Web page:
Rare striped hyena spotted in Delhi for first time in 7 years
A striped hyena - a near-threatened species with a global population of less than 10,000 individuals - has been spotted in Delhi for the first time in around seven years, according to forest and wildlife department officials.
Camera traps installed in the Asola Bhatti Wildlife Sanctuary have confirmed the presence of the nocturnal animal in the forest, they said.
“This is the first time a striped hyena has been caught on a camera trap in Delhi. According to reports, a striped hyena was killed in a road accident in Dera Mandi area in 2015. That was the last sighting,” Deputy Conservator of Forests (DCF), South Division, Amit Anand, said.
A wildlife guard in the Asola sanctuary said the staff had found the pugmarks of the animal on a few occasions in 2017-18.
The striped hyena invests most of the day in its den. It forages individually and is rarely seen in groups.
"It's a scavenger and plays an important role in maintaining the stability of a forest ecosystem. The presence of a striped hyena in Asola indicates an improvement in the Asola forest," said wildlife expert Prof Randeep Singh of Amity University.
“Though pugmarks have been found on several occasions in the Aravalli forests of Gurugram, Faridabad and Delhi, this could be the first time it has been caught on camera, but I am not surprised,” he said.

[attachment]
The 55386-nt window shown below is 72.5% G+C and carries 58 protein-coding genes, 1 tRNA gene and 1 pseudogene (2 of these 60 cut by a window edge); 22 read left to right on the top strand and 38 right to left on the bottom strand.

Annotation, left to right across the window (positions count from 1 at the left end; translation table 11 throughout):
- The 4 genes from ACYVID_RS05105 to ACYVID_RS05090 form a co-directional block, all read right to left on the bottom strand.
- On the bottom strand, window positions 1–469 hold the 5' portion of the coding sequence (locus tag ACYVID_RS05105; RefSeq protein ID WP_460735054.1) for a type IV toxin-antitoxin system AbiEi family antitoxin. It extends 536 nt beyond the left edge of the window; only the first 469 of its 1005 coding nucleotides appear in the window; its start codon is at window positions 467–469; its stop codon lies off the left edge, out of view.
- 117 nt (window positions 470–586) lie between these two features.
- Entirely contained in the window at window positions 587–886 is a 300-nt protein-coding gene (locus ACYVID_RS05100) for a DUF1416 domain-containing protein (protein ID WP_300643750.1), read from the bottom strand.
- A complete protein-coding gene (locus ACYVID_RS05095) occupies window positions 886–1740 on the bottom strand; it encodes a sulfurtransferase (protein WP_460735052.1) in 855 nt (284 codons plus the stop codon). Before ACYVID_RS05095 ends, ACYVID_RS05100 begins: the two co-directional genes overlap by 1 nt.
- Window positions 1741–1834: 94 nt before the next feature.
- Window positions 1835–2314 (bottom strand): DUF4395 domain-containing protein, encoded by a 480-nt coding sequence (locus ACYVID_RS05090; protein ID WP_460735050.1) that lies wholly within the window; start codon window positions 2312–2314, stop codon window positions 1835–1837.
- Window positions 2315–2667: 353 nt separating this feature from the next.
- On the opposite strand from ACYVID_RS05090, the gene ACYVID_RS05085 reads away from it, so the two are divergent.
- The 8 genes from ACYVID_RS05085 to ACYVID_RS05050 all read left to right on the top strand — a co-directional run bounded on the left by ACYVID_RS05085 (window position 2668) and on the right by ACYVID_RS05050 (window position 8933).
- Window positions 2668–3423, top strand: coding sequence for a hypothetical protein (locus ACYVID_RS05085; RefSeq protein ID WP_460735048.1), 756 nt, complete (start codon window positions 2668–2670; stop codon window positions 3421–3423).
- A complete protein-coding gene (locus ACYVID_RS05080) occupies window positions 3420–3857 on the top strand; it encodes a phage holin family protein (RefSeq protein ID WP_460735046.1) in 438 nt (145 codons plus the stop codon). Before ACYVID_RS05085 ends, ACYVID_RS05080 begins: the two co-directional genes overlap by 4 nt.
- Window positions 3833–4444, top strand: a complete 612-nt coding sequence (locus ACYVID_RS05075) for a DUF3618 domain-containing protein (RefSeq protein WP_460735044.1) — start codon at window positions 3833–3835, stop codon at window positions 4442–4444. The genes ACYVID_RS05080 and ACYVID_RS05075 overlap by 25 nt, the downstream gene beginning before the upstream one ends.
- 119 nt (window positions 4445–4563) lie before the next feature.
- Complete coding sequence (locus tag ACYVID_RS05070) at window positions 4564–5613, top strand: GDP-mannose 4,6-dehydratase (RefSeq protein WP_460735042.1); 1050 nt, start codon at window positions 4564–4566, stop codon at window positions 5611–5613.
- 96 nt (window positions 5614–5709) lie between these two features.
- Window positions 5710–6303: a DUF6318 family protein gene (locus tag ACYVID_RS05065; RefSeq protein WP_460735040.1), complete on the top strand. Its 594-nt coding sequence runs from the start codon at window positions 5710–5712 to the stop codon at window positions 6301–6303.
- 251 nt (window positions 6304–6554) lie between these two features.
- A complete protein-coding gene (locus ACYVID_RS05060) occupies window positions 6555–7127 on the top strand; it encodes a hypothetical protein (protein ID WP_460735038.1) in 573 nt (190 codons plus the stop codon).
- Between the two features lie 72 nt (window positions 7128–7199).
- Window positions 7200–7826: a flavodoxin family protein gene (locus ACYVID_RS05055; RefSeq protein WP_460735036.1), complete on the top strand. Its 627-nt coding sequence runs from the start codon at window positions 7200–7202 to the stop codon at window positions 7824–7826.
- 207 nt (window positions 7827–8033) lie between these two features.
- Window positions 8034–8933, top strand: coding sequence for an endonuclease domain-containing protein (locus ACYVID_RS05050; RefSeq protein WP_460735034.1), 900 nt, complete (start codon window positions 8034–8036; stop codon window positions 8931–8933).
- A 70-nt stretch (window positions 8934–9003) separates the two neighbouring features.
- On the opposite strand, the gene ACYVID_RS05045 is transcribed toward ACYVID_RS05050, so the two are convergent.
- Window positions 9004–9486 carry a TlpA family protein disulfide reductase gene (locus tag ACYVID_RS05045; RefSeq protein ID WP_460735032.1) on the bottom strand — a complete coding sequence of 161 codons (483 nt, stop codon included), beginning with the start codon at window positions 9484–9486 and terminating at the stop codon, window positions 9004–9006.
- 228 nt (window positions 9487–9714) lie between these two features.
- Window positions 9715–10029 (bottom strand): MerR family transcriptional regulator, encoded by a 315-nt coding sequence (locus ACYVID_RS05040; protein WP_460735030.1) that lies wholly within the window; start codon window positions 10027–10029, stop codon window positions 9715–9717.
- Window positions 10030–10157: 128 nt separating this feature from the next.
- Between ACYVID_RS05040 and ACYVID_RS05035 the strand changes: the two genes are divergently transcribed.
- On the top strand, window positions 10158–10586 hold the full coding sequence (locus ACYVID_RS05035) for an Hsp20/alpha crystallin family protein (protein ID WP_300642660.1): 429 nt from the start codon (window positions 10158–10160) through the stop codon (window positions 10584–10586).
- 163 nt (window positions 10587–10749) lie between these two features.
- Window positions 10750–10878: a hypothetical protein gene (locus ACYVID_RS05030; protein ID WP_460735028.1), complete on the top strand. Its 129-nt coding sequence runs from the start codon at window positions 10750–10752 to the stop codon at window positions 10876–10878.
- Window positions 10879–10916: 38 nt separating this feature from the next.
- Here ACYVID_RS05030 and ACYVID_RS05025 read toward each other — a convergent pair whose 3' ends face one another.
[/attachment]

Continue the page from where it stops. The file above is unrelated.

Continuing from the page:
Anand said they had been expecting striped hyenas to be present near Ayanagar and Dera Mandi village, but “we found it closer than we thought – in Deoli”.
He said the department had been able to confirm the presence of two leopards - a sub male and a male - in the sanctuary through the images captured by camera traps.
“The leopards are active these days, and we think that their kill might have attracted the striped hyena,” the DCF said.
The International Union for Conservation of Nature has categorised striped hyenas as 'near threatened' species and their global population is estimated to be below 10,000.
Earlier this year, the forest and wildlife department had set up around 20 camera traps in the sanctuary to conduct an animal census, which started in July, to ascertain the number of species and the pattern of their distribution in the forest.
The wildlife sanctuary covering 32.71 sqkm area on the Southern Delhi Ridge of Aravalli hill range on Delhi-Haryana border lies in southern Delhi and northern parts of Faridabad and Gurugram districts of Haryana.
It is part of the Northern Aravalli leopard wildlife corridor, which extends from the Sariska National Park in Rajasthan to Delhi Ridge.